"LISTEN, my children, and you shall hear
Of the early evening ride of Paul Revere,
On the twentieth, or twenty-first, of May, or possibly June, in Seventy-six, or maybe Seventy-seven;
Hardly a man is now alive
Who refudiates that famous day and year.
He said to his friend, while ringing those bells, ‘We must see the French a-coming
By land or sea or some other way, maybe by air, from the town to-night,
And tell our British friends, and our British enemies,
And warn them of bears, the big majestic polar bears, that lurk amid the French a-strumming
Their mandolins, and other French instruments, that make a patriot so squirmish.
Shoot a flair up at Lexington and Concord,
Those fabled towns of New Hampshire and Vermont
Where General Lee made his valiant stands;.
And no one will take that flair gun away from me,
Not from my cold, dead hands.
Of that church, you know the one, with the name, whatever it’s called, up in the tower as a signal light,—
One, if by land, and two, if by air;
And I on the opposite shore will be, in a very large bus;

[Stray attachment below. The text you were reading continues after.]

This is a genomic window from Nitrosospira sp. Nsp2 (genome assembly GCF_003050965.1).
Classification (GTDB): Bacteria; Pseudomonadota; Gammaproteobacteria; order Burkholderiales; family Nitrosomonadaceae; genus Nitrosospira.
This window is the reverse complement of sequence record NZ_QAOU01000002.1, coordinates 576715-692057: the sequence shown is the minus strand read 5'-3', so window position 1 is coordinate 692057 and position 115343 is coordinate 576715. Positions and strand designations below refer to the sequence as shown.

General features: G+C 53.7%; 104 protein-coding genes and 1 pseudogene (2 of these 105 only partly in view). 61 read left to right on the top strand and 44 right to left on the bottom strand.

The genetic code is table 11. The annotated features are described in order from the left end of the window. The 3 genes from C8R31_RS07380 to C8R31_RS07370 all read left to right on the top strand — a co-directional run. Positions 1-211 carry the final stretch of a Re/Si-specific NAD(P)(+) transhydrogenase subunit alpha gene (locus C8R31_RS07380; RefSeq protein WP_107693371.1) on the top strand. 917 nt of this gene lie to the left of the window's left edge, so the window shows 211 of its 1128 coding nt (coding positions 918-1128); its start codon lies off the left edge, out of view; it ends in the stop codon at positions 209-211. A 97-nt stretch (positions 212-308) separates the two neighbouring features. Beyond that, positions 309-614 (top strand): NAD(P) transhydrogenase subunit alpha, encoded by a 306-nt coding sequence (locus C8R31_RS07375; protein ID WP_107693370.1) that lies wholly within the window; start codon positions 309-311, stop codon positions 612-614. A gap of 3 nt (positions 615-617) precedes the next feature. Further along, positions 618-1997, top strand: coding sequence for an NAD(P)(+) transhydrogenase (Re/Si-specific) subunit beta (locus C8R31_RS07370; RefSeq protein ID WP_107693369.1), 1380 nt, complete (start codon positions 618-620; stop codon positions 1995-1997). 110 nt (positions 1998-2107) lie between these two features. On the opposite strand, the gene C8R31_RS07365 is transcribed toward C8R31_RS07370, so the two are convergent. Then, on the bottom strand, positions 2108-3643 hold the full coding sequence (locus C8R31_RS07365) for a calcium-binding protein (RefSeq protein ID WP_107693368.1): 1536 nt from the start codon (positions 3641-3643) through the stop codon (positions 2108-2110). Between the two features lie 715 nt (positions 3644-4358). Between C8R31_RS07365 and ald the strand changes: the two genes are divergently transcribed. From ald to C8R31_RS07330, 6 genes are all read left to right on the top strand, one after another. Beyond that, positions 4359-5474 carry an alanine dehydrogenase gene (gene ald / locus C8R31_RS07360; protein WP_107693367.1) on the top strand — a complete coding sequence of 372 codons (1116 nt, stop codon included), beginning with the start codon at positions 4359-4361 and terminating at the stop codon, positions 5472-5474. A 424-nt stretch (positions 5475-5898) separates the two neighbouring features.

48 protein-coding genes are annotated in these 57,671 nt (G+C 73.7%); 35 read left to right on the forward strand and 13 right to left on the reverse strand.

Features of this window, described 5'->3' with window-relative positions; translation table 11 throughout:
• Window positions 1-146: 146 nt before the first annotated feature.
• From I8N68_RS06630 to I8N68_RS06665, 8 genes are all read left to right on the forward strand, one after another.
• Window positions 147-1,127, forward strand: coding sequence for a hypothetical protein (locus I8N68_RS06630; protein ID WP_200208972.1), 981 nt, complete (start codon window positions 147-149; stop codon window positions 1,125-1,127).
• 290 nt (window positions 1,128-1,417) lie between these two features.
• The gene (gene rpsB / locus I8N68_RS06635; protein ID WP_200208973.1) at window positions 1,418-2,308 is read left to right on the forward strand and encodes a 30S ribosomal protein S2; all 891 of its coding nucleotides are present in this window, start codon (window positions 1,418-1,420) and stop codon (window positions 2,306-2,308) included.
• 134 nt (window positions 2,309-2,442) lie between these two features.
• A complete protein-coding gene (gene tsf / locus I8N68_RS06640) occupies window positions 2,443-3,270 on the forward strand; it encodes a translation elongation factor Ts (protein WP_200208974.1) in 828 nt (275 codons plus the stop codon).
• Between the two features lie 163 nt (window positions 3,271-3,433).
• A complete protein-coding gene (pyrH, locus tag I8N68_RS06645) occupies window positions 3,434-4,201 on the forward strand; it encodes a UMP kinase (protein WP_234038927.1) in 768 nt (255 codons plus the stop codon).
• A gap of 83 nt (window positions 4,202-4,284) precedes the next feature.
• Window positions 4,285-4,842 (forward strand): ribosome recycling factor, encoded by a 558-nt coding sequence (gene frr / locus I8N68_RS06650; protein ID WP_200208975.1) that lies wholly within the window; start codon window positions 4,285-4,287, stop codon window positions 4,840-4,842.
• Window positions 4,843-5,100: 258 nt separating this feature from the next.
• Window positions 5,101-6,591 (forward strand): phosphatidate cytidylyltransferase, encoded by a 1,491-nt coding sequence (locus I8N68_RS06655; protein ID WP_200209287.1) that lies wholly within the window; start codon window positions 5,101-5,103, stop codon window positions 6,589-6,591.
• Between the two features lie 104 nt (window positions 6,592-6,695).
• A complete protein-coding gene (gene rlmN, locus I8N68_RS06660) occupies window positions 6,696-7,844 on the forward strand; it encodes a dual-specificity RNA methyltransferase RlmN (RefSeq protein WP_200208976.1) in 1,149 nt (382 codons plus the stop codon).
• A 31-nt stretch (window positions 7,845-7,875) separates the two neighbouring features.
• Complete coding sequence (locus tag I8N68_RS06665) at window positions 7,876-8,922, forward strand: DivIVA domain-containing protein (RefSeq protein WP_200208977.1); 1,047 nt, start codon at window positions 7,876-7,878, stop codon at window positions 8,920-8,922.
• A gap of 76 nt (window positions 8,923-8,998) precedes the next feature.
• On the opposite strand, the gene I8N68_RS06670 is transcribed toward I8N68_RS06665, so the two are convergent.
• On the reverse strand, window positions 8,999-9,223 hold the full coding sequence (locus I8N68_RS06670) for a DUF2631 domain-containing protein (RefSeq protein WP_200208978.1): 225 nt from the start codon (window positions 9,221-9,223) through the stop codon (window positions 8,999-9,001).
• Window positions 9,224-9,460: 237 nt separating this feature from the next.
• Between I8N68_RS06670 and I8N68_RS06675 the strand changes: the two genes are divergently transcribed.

That is painted so patriotically;
And I will ride my white steed so fair.
Then I will ride a Harley, that I was pulling on a trailer behind the bus, and spread the alarm,
Man, I love the smell of that emissions
That smell is freedom, carried by horse,
Through every Middlesex village and farm,
Not horse emissions, chopper emissions.
But horse emissions are very patriotic.
And I will warn the British that the British are coming.
Which should confuse them very much.
Then he said, ‘Good-night!’ and with shotgun in hand
Silently rowed to the Charlestown shore, that Last Frontier,
We were rowing because the outboard motor didn’t work, thanks to the EPA;
Just as the sun rose over the Mighty Mississippi,
Where swinging wide at her moorings lay
The Somerset, British man-of-war;
Which sounds a little gay;
A phantom ship, part of our hollowed-out Democrat Navy
Across the moon like a prison bar, where we should lock up all the French,
And a huge black hulk, that was magnified, by Fox,
And by its own reflection in the tide, not the detergent, but the water that comes in from the sea in waves, I’m not sure how exactly."
— Just dug this up in The Atlantic archives. Apparently, this was Longfellow’s first draft of the immortal “Paul Revere’s Ride,” written with a certain 21st century former governor in mind.